Resources to Find the Data You Need, 2016 Edition
Before you get started on any data-related project, you need data. I know. It sounds crazy, but it’s the truth. It can be frustrating to sleuth for the data you need, so here are some tips on finding it (the openly available variety) and some topic-specific resources to begin your travels.
This is an update to the guide I wrote in 2009, which as it turns out, is now mostly outdated. So, 2016. Here we go.
I’ve been spending more time than usual in this area. The most reliable data comes from government organizations such as the Census Bureau and the Bureau of Labor Statistics. At least, this is the case in the United States. I can’t speak for other countries’ organizations.
The challenge is to sift through outdated government websites and portals with meaningless acronyms. Data.gov was an effort to relieve some of the pain, but I’ve found it much more helpful to go through Google.
- Census Bureau — They provide general population data and breakdowns, along with much more information via the American Community Survey. Their downloading portal, American FactFinder, does take some getting used to, but there’s a lot of data available there at your fingertips. Unless you want more historical data pre-2000. In this case, Google search is your friend, because even if it’s on the Census site somewhere, you probably won’t find it through the web navigation.
- IPUMS — Maintained by the Minnesota Population Center, this makes Census microdata much easier to download.
- Bureau of Labor Statistics
- Organisation for Economic Co-operation and Development — For global indicators.
- UNdata — Also for global indicators.
Health data was supposed to be easy to access years ago with various government initiatives, but that never quite caught on. There are sites, but they’re not especially usable. Instead, it’s typically easier to go to the source.
- Centers for Disease Control and Prevention — There are various tables in PDFs and Excel spreadsheets (ehhh), but there are also things like WONDER which let you download larger sets, albeit with a clunky interface.
- World Health Organization
There’s been a growing number of places to download geographic data it seems, but there are a handful that have been around for a while and remain reliable.
- Natural Earth — Shapefiles for various features at various levels.
- TIGER — High-granularity boundary and feature files from the Census Bureau.
- ArcGIS Open Data
If you’re interested in exploring the data that you see in a news graphic, reputable news sources provide their source either in the graphic or in the accompanying text. Usually it doesn’t lead you directly to the source, but it tells you where to look.
- ProPublica Data Store — Some for a fee and others that are free to download.
- New York Times — APIs to access NYT-related data.
You’d think there would be a ton of sports data available with Sabermetrics taking off, but most of that data is private and cost a lot. You can still download historical box score type data though pretty easily.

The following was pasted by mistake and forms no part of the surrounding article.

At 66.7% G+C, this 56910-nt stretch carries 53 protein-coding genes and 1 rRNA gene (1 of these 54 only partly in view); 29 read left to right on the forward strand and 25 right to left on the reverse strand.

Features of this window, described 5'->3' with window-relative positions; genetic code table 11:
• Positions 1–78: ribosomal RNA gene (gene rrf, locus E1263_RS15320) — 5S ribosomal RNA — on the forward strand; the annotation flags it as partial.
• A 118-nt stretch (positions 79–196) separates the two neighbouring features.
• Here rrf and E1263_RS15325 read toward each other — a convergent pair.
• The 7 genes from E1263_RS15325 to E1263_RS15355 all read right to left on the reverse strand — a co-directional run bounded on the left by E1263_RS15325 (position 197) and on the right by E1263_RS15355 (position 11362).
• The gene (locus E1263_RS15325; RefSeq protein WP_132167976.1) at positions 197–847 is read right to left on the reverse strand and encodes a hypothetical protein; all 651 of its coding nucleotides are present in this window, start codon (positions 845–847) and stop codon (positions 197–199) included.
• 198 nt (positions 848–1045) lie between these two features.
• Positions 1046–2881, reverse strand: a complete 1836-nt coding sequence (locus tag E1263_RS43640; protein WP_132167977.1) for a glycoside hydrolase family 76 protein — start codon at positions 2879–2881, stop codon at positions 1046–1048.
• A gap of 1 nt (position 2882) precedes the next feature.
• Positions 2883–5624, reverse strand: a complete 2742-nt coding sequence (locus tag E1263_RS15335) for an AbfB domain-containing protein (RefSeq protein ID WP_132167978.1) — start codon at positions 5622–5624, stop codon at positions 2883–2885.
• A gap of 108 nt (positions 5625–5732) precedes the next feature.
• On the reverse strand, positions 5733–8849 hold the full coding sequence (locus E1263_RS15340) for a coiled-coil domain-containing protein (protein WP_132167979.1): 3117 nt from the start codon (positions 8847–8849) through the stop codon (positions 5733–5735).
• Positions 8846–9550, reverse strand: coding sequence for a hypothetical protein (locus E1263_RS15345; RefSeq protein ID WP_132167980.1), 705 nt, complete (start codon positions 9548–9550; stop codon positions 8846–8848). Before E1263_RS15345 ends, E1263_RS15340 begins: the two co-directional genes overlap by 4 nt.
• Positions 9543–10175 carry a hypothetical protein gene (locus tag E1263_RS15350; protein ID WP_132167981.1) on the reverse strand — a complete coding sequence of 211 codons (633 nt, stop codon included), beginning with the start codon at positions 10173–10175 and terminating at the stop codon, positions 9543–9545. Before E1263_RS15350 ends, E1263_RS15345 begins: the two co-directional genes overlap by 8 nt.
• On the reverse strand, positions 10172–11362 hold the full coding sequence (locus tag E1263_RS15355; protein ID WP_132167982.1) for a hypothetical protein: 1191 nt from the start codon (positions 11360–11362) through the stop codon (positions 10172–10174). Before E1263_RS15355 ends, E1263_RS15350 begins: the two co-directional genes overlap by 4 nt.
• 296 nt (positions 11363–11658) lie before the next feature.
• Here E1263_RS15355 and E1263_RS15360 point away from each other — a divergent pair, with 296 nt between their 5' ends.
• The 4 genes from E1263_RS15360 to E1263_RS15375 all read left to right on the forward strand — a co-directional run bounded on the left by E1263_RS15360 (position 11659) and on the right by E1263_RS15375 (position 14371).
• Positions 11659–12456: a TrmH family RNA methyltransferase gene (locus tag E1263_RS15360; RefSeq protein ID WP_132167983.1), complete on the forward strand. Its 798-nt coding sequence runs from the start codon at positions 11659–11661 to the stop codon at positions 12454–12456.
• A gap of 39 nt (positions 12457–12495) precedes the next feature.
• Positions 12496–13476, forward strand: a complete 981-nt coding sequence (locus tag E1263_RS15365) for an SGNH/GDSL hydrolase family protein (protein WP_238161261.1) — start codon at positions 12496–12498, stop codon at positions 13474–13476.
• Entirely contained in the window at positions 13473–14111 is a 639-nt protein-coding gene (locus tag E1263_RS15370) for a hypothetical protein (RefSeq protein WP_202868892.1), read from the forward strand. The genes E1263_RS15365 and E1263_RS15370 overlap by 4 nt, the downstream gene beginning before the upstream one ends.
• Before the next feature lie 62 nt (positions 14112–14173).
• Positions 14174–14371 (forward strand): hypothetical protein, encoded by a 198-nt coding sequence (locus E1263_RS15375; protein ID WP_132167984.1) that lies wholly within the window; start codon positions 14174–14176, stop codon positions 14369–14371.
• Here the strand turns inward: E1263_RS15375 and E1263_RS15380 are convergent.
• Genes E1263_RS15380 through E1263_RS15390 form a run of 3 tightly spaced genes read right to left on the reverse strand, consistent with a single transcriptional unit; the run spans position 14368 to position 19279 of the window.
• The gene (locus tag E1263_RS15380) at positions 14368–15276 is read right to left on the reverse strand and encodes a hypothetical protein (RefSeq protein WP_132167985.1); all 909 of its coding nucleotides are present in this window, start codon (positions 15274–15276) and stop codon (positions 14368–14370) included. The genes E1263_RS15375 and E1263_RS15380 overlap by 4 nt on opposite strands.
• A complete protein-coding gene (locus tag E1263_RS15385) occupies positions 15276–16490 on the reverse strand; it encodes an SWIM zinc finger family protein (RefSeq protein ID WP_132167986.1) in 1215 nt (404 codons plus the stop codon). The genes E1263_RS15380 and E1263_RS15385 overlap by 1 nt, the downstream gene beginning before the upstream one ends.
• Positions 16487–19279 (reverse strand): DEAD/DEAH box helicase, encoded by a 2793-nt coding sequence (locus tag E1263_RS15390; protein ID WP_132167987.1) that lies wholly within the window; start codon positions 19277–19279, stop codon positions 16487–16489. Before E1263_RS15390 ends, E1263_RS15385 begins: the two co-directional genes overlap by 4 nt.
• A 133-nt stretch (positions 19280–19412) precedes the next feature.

There was a time when a whole bunch of data sites existed to share and upload data, but those are gone or no longer exist in their original format. Still, there are some.
- Wikipedia — Not all data of course, but there are a lot of HTML tables in there.
- Amazon Public Datasets — A handful of larger datasets.
- Awesome Public Datasets — A big hodgepodge catalog of open data.
- Corpora — “Potentially useful in the creation of weird internet stuff.”
- Berkeley Data Lab — Links to interesting data sources.
Scraping and APIs
Then there are the less formatted routes to getting data. You can scrape data from websites or make use of openly available APIs. I use the Google APIs sometimes and still use the Python library BeautifulSoup every now and then.
This route requires some programming, but it can be worth a look.
General Tips in Your Search
This isn’t a comprehensive list. Not even close. But it should be enough to get you started and give you an idea for where to search. My searches typically start at Google, trying to be as specific as possible. If I don’t find anything at first, then I go more and more general.
Sometimes I’ll look for related data graphics that people made and then see if they provide their source. It’s customary these days. Side note: If there isn’t a source listed, you probably shouldn’t trust the graphic. But yeah, there is so much visualization out there that you can usually find something.
Finally, if you’re just looking for inspiration or for some data to poke at, there is always the Data Sources category here on FlowingData.
Learn to Visualize Data See All →
A Course for Visualizing Time Series Data in R
Learn to visualize temporal patterns in a couple of days.
How to Untangle a Spaghetti Line Chart (with R Examples)
Put multiple time series lines on the same plot, and you quickly end up with a mess. Here are practical ways to clean it up.
How to Make an Animated Pyramid Chart with D3.js
Compare distributions side-by-side with a pyramid chart. Observe the change over the years by animating it.
How You Will Die
So far we’ve seen when you will die and how other people tend to die. Now let’s put the two together to see how and when you will die, given your sex, race, and age.
Famous Movie Quotes as Charts
In celebration of their 100-year anniversary, the American Film Institute …
The Most Gender-Switched Names in US History
We use some names mostly for boys and some mostly for girls, but then there is a small percentage that, over time, switched from one gender to another. Which names made the biggest switch?